The general consensus seems to be that the Great Recession will end sooner than later and, even if we’ve got some permanent scars, most of us in Internet Land will get back to business as usual.

But what if that’s not the case? What if online publishers should be preparing for a protracted period of little to no growth in online ad spend?

John Mangelaars, a Microsoft VP for the EMEA region, promoted that notion at the IAB Europe’s Interact Congress in Brussels last week, suggesting that online ad budgets will not recover for several more years.

According to a post on Clickz, he told the audience:

From a Microsoft view, we don’t believe budgets will go up any time soon, and I’m talking the next three years.

According to Mangelaars, the recession isn’t the only culprit. He noted that “A lot of laziness has gone away. If marketers are reaching their goals with [their current budgets], why would they spend more?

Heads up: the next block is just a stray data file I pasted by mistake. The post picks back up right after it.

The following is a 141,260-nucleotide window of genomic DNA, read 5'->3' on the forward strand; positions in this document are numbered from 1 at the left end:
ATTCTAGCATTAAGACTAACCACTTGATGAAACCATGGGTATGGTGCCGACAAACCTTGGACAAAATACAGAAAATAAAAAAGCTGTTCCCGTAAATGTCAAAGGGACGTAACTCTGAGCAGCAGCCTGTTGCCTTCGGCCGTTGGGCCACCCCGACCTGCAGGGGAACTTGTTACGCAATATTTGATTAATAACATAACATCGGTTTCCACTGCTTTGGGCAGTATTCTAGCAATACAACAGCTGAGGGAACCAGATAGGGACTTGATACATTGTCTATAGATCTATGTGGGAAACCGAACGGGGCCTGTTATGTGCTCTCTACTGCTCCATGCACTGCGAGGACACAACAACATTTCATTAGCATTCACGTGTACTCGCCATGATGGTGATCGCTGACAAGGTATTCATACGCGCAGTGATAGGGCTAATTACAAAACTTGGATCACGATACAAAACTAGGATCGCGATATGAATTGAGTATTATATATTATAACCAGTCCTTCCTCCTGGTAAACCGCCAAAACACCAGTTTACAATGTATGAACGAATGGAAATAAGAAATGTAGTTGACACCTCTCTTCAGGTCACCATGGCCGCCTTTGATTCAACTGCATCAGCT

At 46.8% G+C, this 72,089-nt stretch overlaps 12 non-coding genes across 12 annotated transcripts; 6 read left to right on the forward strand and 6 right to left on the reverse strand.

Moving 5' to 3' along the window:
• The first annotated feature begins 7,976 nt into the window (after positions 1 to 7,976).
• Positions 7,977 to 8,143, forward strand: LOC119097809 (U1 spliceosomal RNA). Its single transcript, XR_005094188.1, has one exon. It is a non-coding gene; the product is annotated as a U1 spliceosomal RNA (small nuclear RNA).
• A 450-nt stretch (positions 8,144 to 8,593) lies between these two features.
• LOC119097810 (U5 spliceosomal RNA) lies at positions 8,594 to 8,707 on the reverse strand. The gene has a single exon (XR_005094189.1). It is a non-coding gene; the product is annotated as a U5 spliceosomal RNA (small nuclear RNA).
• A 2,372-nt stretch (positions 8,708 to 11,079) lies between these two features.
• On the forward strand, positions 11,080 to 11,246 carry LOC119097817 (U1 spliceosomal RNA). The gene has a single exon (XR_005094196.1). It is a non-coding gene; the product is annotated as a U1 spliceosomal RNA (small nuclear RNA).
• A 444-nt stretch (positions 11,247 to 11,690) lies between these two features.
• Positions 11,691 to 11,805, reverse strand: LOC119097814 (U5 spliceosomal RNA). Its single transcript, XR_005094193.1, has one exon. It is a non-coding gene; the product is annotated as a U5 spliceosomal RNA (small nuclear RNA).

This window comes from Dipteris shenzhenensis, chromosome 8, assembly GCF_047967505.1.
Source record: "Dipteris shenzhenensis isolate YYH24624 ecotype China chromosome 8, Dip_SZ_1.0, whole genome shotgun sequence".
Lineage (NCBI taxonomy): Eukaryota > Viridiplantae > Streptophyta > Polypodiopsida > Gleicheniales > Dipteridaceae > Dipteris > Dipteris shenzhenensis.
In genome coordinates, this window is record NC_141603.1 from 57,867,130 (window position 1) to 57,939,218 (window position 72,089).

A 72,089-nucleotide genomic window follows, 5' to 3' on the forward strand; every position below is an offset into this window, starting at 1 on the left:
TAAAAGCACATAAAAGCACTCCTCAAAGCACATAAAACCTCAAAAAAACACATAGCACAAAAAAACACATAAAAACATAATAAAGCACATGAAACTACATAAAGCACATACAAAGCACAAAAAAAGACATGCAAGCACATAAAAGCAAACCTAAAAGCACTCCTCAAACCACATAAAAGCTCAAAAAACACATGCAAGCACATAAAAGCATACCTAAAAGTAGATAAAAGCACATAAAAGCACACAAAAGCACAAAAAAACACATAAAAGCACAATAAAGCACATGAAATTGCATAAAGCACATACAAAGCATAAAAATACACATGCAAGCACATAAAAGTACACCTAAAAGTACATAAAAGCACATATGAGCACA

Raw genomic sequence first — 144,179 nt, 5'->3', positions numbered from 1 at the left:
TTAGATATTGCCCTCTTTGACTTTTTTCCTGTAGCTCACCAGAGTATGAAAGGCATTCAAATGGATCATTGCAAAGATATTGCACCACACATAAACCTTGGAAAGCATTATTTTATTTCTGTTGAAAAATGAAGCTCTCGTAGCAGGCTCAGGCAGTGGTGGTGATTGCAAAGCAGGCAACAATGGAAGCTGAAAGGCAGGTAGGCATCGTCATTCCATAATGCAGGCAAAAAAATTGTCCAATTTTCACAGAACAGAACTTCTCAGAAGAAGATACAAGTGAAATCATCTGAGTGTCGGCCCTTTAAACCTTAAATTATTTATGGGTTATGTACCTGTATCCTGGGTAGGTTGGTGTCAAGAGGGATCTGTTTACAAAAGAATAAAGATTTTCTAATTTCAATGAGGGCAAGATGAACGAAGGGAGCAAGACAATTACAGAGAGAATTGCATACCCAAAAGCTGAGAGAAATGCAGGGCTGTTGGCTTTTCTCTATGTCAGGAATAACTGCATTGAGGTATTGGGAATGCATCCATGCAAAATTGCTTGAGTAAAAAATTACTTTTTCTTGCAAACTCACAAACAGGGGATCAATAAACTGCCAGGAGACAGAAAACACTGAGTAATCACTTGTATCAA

He has a good point. There was never any guarantee that budgets would increase perpetually, recession or not, and the very same efficiencies that internet advertising can create ironically may indeed help savvy marketers achieve their desired results with lower budgets.

But that doesn’t mean that there isn’t any shift taking place within the pie.

As reported by PaidContent, a recent Forbes survey of advertisers found that 53% of the respondents planned to decrease their ad spending on ad networks over the next 6 months. If this is reflective of a broad trend, it’s not good news for publishers reliant on ad networks. But 42% of the respondents indicated that they’d be increasing budgets for viral marketing campaigns online. So there’s always opportunity.

While we can all hope that online ad budgets resume healthy growth in the near-term, smart publishers will realize that growing revenue is not impossible if you know where budgets are growing and where they’re shrinking. By being nimble and following the money, you can grow your piece of the pie even if the pie itself isn’t growing.

Photo credit: DigiDi via Flickr.